By the time I reached my early 20s, I still had never dated a guy. I admit at times I thought maybe there was something wrong with me, but mostly I just believed what I had been taught: if you prepared yourself spiritually and wait sexually, the right man will come along at the right time. The fact that I might be gay really never crossed my radar. I truly believed that God was just shielding me from the heartache of high school romances like the ones my friends were having, and that somehow the first man I would meet and seriously date would just magically be “the one.”
     But at the age of 23, things in my life took a drastic turn when I suddenly found myself falling in love with my roommate…who was a woman. What started as a simple friendship, over time morphed into what was clearly becoming more than friends. I was so aghast the first time we kissed, I wasn’t even sure what was happening. My head was spinning, in more ways than one as I tried to figure out this mysterious attraction. Though I didn’t know it at the time, that experience ended up being the beginning of a deeper wrestling, the beginning of searching and eventually, the beginning of coming out.
     I knew I couldn’t just sweep this “problem” under the rug, but I was terrified. I was terrified that in studying and digging deeper, I might find what I had been taught all my life to be true: God disapproved of homosexuality and, therefore, He disapproved of me. Focus on the Family teaches that marriage is strictly between one man and one woman and I was equally as terrified that in digging deeper I might find that belief to be false. Because if God did indeed make me this way, I would become part of a minority that is stigmatized, especially in Christian circles, and that too would be life-altering. So either way, my life would never be the same.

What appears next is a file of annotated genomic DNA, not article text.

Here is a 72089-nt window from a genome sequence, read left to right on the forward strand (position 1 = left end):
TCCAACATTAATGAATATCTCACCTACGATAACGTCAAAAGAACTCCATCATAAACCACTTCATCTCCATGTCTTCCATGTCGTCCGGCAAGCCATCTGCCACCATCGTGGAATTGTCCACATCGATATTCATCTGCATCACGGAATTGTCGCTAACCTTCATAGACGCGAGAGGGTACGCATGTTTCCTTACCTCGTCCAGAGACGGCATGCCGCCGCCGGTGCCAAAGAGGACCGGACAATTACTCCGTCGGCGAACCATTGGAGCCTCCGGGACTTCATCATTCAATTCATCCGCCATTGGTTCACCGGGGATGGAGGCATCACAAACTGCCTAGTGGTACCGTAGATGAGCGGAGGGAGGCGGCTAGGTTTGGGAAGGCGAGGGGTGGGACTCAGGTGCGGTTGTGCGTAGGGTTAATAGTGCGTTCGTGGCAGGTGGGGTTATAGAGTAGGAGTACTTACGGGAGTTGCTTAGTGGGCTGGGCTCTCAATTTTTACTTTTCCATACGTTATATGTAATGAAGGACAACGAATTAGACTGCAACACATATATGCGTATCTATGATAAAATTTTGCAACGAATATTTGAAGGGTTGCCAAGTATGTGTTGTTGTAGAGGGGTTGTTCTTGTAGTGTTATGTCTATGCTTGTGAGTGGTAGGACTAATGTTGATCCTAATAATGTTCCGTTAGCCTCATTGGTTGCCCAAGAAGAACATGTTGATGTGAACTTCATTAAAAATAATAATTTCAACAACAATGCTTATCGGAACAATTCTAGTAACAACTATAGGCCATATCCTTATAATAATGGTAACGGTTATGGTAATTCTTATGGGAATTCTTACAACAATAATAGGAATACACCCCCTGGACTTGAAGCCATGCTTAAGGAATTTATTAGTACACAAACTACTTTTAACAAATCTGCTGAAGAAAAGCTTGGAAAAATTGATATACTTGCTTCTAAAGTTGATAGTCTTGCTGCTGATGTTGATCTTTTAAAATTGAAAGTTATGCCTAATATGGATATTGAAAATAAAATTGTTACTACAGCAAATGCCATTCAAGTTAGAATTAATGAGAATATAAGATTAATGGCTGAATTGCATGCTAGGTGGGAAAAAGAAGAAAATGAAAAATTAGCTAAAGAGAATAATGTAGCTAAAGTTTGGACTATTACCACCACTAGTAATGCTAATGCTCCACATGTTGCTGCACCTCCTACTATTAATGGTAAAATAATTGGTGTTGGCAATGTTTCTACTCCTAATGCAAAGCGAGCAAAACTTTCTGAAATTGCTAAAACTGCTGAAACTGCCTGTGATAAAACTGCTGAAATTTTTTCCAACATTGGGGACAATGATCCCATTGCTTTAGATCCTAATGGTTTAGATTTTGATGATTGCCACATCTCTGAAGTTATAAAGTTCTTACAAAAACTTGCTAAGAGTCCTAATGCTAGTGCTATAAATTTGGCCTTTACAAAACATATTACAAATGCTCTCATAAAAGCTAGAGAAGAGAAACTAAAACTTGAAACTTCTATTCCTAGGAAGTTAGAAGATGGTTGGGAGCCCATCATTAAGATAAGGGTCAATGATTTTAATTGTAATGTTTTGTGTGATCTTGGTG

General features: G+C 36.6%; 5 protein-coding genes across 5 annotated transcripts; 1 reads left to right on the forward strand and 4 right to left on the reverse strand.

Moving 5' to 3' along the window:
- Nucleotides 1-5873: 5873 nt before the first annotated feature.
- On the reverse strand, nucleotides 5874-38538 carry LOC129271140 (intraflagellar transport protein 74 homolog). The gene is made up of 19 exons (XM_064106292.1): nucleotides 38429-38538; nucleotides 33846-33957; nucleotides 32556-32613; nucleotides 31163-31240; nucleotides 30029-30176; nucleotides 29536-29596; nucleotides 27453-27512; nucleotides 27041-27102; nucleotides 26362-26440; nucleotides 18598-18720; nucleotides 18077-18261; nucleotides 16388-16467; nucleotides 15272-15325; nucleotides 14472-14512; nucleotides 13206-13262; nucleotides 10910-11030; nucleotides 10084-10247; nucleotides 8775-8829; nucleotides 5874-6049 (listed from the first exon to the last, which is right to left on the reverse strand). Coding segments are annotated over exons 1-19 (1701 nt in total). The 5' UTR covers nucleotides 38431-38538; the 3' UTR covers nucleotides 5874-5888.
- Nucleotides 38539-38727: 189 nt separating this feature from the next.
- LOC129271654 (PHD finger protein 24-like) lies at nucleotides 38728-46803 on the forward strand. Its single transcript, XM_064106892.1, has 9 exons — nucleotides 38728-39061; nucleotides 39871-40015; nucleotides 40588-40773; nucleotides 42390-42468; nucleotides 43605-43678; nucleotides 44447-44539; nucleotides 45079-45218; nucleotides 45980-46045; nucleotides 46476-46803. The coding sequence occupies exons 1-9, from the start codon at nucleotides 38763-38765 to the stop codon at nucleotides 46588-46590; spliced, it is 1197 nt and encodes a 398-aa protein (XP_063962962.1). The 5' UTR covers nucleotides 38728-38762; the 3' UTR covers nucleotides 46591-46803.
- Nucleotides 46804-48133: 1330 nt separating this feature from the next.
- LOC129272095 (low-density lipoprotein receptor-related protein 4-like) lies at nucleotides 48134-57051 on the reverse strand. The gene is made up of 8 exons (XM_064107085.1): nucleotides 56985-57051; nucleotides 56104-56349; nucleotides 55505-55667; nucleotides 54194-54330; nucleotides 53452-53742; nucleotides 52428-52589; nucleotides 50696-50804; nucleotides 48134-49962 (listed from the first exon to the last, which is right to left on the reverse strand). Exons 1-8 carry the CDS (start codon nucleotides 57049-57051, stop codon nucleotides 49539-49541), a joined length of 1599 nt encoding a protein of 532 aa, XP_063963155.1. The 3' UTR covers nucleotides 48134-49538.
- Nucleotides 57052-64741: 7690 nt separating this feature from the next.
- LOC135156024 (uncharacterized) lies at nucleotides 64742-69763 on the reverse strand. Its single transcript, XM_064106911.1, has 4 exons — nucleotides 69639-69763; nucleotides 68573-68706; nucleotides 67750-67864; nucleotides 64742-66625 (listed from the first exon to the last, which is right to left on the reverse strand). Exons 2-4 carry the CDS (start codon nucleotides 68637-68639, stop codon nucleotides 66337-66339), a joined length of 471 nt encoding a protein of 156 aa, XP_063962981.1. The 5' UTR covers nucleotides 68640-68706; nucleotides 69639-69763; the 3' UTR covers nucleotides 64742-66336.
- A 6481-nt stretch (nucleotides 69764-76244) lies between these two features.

But, as I sat one night with my journal in hand, heartbroken over the loss of my first love and all together confused as to how and why it all happened to begin with, I gathered my courage and told God I was ready to start walking the difficult road ahead. I prayed, studied and researched for months allowing everything I had believed up to that point to be re-examined. I talked to people on similar journeys and, in doing so, found those who were both completely in love with their same-sex spouse and also completely in love with God, without any conflict between the two. That was when I began to realize that there didn’t have to be a dichotomy between my faith and sexuality, as I had been led to believe. Finally, after a long and difficult climb, the Scriptures in question settled in my heart, I found the answers I needed and knew that in God’s eyes, I was not only accepted but also loved for exactly how He made me.
     The odds were high, however, that my family would not feel the same. Anxiety, panic attacks and nightmares swelled as I approached the day where telling them my truth would disappoint and break the illusion of that “perfect Focus family”. As I mustered every ounce of strength I had on that chilly April day, I looked my family in the eyes and said those three small, but life-altering words, “I am gay.” With my exposed heart hanging in the air, I awaited their response. To my deep dismay, the only response that came out of my dad’s mouth was, “I have nothing to say to you right now,” and he walked out the door.